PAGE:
Yesterday, according to all sources and even presented to the public by Phuket Governor Norraphat Plodthong and Tourism & Sports Minister Weerasak Kowsurat – in the presence of Chinese Ambassador Lyu – that number stood at 14.
Speaking at the Phuket Provincial Police headquarters in Phuket Town this morning, Gen Srivara said that only 89 “people” were on board the Phoenix when it sank.
That number alone flies in the face of all reports by officials since the Phoenix sank amid a storm squall off Koh Hei (Coral Island) last Thursday (July 5).
Every agency consistently reported 105 people being on board, with 12 being crewman or otherwise engaged as working on the boat, including the captain. All 12 of the captain and crew were safely rescued, leaving the rescue teams working on the presumption that 93 tourists were on board when the boat sank.
However, Gen Srivara this morning said officials were now working on identifying and locating five Chinese tourists who apparently were not on board the boat when it sank.
“Forty-two people (23 males and 19 females) were rescued, 41 people died and five people remain still being searched for. One dead body has been found under the boat and can’t be brought up,” he said.
However, added that all aspects of the disaster must be investigated thoroughly.
“The investigation must be completed rapidly, especially concerning the five tourists that didn’t join the trip, to know who they were,” he said, presumably also wanting to know where they are.
“Those tourists must be confirmed by the Embassy of China,” Gen Srivara said.
Gen Srivara gave no explanation or why it has taken five days for officials to learn that five of the tourists were not on board, or why officials did not even know how many people were on the boat – or even were supposed to be on the boat.
Also, after a morning of “copy-and-paste journalism”, The Phuket News has yet to see an independent report or learn of any statement from Chinese officials that this is accurate.
Worse, two of the people apparently missing are now being reported as “European”, whether they are included in the “89” remains unclear.
Gen Srivara also gave no explanation of whether these two people were tourists or not.
He did not even identify which country they came from.
Independent reports by international media in the immediate aftermath of the disaster last Thursday said that two Russians, a man and a woman, were on board the Phoenix when it sank.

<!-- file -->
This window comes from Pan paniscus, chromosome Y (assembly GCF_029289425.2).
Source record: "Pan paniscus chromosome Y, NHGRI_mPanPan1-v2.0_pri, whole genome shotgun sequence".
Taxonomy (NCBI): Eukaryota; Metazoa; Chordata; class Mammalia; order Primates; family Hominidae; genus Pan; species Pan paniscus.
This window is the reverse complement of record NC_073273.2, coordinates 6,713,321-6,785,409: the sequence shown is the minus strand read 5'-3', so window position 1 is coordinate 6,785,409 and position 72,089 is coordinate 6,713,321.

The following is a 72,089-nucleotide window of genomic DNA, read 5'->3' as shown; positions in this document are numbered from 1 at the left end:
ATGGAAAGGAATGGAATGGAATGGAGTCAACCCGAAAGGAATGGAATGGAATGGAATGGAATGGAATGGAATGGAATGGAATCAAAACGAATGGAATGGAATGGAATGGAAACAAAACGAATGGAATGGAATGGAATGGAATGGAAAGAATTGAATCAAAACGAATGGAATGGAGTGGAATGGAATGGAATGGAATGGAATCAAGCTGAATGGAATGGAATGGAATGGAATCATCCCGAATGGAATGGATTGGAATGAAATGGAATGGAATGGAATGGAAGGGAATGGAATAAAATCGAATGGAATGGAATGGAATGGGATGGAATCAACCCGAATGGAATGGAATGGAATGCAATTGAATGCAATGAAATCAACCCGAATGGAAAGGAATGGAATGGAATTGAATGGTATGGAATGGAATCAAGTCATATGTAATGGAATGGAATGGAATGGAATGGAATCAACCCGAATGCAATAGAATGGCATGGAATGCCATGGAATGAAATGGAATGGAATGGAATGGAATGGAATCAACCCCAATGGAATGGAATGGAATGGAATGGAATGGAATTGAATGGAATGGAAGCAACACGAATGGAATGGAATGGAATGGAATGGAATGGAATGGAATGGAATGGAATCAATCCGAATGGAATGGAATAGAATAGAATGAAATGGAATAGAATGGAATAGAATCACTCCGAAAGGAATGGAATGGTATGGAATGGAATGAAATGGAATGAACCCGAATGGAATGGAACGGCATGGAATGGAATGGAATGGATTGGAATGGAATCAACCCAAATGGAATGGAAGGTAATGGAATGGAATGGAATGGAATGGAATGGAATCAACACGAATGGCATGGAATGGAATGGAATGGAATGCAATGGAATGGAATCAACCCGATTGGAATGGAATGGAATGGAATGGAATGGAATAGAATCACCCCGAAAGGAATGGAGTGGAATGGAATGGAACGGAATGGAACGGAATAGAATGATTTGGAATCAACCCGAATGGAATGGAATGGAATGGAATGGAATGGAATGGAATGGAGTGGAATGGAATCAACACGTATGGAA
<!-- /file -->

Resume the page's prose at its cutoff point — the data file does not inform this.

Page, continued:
Meanwhile, the Public Relations Department Region 5 office reported earlier today that the search for any bodies or survivors had been suspended due to the storm conditions that hit the area this morning.
Regardless, the reliable Bangkok Post reported that the search had resumed. If the search has indeed resumed, Gen Srivara this morning gave no indication of what exactly the search teams are to look for as the new figures presented leave no people unaccounted for in the water.
It is possible that the search teams have been ordered to continue searching for the five just in case the information is not accurate.
As of this afternoon, the Bangkok Post reported that 10 people were still missing and that Phuket Governor Norraphat Plodthong said authorities are trying to verify their details and some of them may have left Thailand.
Gov Norraphat said the development came after new information emerged from Thai immigration and the Chinese Embassy. (See story here.)
Gen Srivara did say, “The boats must be clear about where and how they were registered. The numbers of missing and dead people also must be clear because of legal consequence.”
The “boats” reference includes the sinking of the motoryacht Serenata, which sank off Koh Mai Thon in the same storm last Thursday. All 41 people were safely recovered from that disaster.
“One source claims that the Serenita was a foreign boat (sic) that had applied for a tourism licence. This issue needs to be checked clearly, especially as plans of the boat must be submitted for its registration. The staff will need to review this information in depth,” Gen srivara said.
The sinking of the Phoenix remains one of the worst maritime disasters in Thailand's modern history, and at this stage appears to be the worst single vessel disaster since 1932. (See list of disasters in Thailand here.)